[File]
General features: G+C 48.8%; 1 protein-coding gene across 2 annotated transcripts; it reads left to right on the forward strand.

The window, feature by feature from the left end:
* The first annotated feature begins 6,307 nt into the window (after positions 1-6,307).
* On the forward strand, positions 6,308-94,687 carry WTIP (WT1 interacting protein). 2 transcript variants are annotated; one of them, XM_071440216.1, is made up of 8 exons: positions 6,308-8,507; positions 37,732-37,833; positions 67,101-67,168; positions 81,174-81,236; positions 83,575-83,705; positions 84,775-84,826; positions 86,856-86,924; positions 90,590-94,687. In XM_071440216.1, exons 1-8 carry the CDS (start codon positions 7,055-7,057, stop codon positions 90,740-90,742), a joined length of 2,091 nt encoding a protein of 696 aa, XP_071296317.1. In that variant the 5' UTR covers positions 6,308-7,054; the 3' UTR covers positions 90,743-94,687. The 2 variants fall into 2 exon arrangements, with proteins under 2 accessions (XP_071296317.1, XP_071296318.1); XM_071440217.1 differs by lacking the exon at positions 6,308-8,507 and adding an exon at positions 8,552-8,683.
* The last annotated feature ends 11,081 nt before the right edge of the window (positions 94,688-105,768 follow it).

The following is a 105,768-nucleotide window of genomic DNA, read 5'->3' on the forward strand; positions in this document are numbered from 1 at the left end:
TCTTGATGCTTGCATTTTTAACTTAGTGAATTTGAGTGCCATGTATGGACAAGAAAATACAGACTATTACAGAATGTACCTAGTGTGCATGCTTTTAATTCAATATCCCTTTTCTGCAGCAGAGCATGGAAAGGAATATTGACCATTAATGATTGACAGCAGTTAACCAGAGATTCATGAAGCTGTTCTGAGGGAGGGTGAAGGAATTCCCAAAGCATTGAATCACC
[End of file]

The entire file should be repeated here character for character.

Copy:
General features: G+C 48.8%; 1 protein-coding gene across 2 annotated transcripts; it reads left to right on the forward strand.

The window, feature by feature from the left end:
* The first annotated feature begins 6,307 nt into the window (after positions 1-6,307).
* On the forward strand, positions 6,308-94,687 carry WTIP (WT1 interacting protein). 2 transcript variants are annotated; one of them, XM_071440216.1, is made up of 8 exons: positions 6,308-8,507; positions 37,732-37,833; positions 67,101-67,168; positions 81,174-81,236; positions 83,575-83,705; positions 84,775-84,826; positions 86,856-86,924; positions 90,590-94,687. In XM_071440216.1, exons 1-8 carry the CDS (start codon positions 7,055-7,057, stop codon positions 90,740-90,742), a joined length of 2,091 nt encoding a protein of 696 aa, XP_071296317.1. In that variant the 5' UTR covers positions 6,308-7,054; the 3' UTR covers positions 90,743-94,687. The 2 variants fall into 2 exon arrangements, with proteins under 2 accessions (XP_071296317.1, XP_071296318.1); XM_071440217.1 differs by lacking the exon at positions 6,308-8,507 and adding an exon at positions 8,552-8,683.
* The last annotated feature ends 11,081 nt before the right edge of the window (positions 94,688-105,768 follow it).

The following is a 105,768-nucleotide window of genomic DNA, read 5'->3' on the forward strand; positions in this document are numbered from 1 at the left end:
TCTTGATGCTTGCATTTTTAACTTAGTGAATTTGAGTGCCATGTATGGACAAGAAAATACAGACTATTACAGAATGTACCTAGTGTGCATGCTTTTAATTCAATATCCCTTTTCTGCAGCAGAGCATGGAAAGGAATATTGACCATTAATGATTGACAGCAGTTAACCAGAGATTCATGAAGCTGTTCTGAGGGAGGGTGAAGGAATTCCCAAAGCATTGAATCACC